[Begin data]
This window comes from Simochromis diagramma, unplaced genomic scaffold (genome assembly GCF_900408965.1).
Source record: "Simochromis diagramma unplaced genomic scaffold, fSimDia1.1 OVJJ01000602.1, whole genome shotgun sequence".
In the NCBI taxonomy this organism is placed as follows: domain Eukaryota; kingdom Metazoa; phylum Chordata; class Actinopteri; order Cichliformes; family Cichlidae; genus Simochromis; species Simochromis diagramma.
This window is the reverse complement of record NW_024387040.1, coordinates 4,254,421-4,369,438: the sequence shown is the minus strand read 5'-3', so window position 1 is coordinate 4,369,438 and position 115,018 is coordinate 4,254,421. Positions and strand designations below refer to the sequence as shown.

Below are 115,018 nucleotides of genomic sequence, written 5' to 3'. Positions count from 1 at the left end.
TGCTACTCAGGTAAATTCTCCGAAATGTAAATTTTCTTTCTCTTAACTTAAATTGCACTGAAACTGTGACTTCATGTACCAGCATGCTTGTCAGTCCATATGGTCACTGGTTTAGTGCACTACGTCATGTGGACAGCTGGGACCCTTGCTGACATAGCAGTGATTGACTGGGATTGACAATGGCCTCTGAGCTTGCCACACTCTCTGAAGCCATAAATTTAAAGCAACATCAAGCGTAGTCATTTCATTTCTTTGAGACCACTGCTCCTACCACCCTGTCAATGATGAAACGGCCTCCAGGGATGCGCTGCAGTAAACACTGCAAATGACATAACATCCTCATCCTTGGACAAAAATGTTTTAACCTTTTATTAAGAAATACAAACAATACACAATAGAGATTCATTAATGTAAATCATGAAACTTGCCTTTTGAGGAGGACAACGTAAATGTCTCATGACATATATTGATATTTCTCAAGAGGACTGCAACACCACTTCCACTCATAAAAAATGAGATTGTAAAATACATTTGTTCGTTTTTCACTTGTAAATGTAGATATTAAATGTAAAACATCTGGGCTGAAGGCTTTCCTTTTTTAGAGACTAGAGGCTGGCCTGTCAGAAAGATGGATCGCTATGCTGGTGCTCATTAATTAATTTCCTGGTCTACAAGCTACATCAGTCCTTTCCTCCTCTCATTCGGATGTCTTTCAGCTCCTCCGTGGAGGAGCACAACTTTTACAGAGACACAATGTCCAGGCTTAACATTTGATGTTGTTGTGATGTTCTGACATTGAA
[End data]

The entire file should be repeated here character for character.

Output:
This window comes from Simochromis diagramma, unplaced genomic scaffold (genome assembly GCF_900408965.1).
Source record: "Simochromis diagramma unplaced genomic scaffold, fSimDia1.1 OVJJ01000602.1, whole genome shotgun sequence".
In the NCBI taxonomy this organism is placed as follows: domain Eukaryota; kingdom Metazoa; phylum Chordata; class Actinopteri; order Cichliformes; family Cichlidae; genus Simochromis; species Simochromis diagramma.
This window is the reverse complement of record NW_024387040.1, coordinates 4,254,421-4,369,438: the sequence shown is the minus strand read 5'-3', so window position 1 is coordinate 4,369,438 and position 115,018 is coordinate 4,254,421. Positions and strand designations below refer to the sequence as shown.

Below are 115,018 nucleotides of genomic sequence, written 5' to 3'. Positions count from 1 at the left end.
TGCTACTCAGGTAAATTCTCCGAAATGTAAATTTTCTTTCTCTTAACTTAAATTGCACTGAAACTGTGACTTCATGTACCAGCATGCTTGTCAGTCCATATGGTCACTGGTTTAGTGCACTACGTCATGTGGACAGCTGGGACCCTTGCTGACATAGCAGTGATTGACTGGGATTGACAATGGCCTCTGAGCTTGCCACACTCTCTGAAGCCATAAATTTAAAGCAACATCAAGCGTAGTCATTTCATTTCTTTGAGACCACTGCTCCTACCACCCTGTCAATGATGAAACGGCCTCCAGGGATGCGCTGCAGTAAACACTGCAAATGACATAACATCCTCATCCTTGGACAAAAATGTTTTAACCTTTTATTAAGAAATACAAACAATACACAATAGAGATTCATTAATGTAAATCATGAAACTTGCCTTTTGAGGAGGACAACGTAAATGTCTCATGACATATATTGATATTTCTCAAGAGGACTGCAACACCACTTCCACTCATAAAAAATGAGATTGTAAAATACATTTGTTCGTTTTTCACTTGTAAATGTAGATATTAAATGTAAAACATCTGGGCTGAAGGCTTTCCTTTTTTAGAGACTAGAGGCTGGCCTGTCAGAAAGATGGATCGCTATGCTGGTGCTCATTAATTAATTTCCTGGTCTACAAGCTACATCAGTCCTTTCCTCCTCTCATTCGGATGTCTTTCAGCTCCTCCGTGGAGGAGCACAACTTTTACAGAGACACAATGTCCAGGCTTAACATTTGATGTTGTTGTGATGTTCTGACATTGAA